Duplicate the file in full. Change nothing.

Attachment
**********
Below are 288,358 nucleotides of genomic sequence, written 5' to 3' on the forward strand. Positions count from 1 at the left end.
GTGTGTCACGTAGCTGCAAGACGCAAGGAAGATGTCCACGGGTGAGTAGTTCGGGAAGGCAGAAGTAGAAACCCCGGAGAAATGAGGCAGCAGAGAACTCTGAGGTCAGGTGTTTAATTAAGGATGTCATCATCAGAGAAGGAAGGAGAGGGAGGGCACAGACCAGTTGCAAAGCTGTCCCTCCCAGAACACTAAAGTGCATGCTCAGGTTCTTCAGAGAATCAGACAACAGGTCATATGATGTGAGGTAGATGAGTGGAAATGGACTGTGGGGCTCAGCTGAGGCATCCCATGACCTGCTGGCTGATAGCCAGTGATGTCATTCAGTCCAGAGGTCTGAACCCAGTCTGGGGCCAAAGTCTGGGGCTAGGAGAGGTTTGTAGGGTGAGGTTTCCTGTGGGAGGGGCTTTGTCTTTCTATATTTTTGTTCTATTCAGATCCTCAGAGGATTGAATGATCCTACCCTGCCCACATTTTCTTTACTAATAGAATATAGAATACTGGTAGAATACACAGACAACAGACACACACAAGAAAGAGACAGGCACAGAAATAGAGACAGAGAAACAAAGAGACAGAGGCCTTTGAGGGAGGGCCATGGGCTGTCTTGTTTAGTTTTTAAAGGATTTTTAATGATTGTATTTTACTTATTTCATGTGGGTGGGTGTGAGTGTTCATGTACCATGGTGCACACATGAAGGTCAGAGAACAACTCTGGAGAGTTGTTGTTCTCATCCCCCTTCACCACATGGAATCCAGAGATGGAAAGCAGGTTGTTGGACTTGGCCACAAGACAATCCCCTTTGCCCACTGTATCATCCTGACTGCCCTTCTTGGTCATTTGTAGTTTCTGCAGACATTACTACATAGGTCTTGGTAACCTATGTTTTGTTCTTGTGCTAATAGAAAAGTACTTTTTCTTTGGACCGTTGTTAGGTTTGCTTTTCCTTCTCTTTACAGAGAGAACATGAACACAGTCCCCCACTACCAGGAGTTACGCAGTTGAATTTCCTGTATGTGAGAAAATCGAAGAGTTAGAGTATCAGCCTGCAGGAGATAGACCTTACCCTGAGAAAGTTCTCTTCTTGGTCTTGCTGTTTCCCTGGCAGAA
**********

Below are 288,358 nucleotides of genomic sequence, written 5' to 3' on the forward strand. Positions count from 1 at the left end.
GTGTGTCACGTAGCTGCAAGACGCAAGGAAGATGTCCACGGGTGAGTAGTTCGGGAAGGCAGAAGTAGAAACCCCGGAGAAATGAGGCAGCAGAGAACTCTGAGGTCAGGTGTTTAATTAAGGATGTCATCATCAGAGAAGGAAGGAGAGGGAGGGCACAGACCAGTTGCAAAGCTGTCCCTCCCAGAACACTAAAGTGCATGCTCAGGTTCTTCAGAGAATCAGACAACAGGTCATATGATGTGAGGTAGATGAGTGGAAATGGACTGTGGGGCTCAGCTGAGGCATCCCATGACCTGCTGGCTGATAGCCAGTGATGTCATTCAGTCCAGAGGTCTGAACCCAGTCTGGGGCCAAAGTCTGGGGCTAGGAGAGGTTTGTAGGGTGAGGTTTCCTGTGGGAGGGGCTTTGTCTTTCTATATTTTTGTTCTATTCAGATCCTCAGAGGATTGAATGATCCTACCCTGCCCACATTTTCTTTACTAATAGAATATAGAATACTGGTAGAATACACAGACAACAGACACACACAAGAAAGAGACAGGCACAGAAATAGAGACAGAGAAACAAAGAGACAGAGGCCTTTGAGGGAGGGCCATGGGCTGTCTTGTTTAGTTTTTAAAGGATTTTTAATGATTGTATTTTACTTATTTCATGTGGGTGGGTGTGAGTGTTCATGTACCATGGTGCACACATGAAGGTCAGAGAACAACTCTGGAGAGTTGTTGTTCTCATCCCCCTTCACCACATGGAATCCAGAGATGGAAAGCAGGTTGTTGGACTTGGCCACAAGACAATCCCCTTTGCCCACTGTATCATCCTGACTGCCCTTCTTGGTCATTTGTAGTTTCTGCAGACATTACTACATAGGTCTTGGTAACCTATGTTTTGTTCTTGTGCTAATAGAAAAGTACTTTTTCTTTGGACCGTTGTTAGGTTTGCTTTTCCTTCTCTTTACAGAGAGAACATGAACACAGTCCCCCACTACCAGGAGTTACGCAGTTGAATTTCCTGTATGTGAGAAAATCGAAGAGTTAGAGTATCAGCCTGCAGGAGATAGACCTTACCCTGAGAAAGTTCTCTTCTTGGTCTTGCTGTTTCCCTGGCAGAA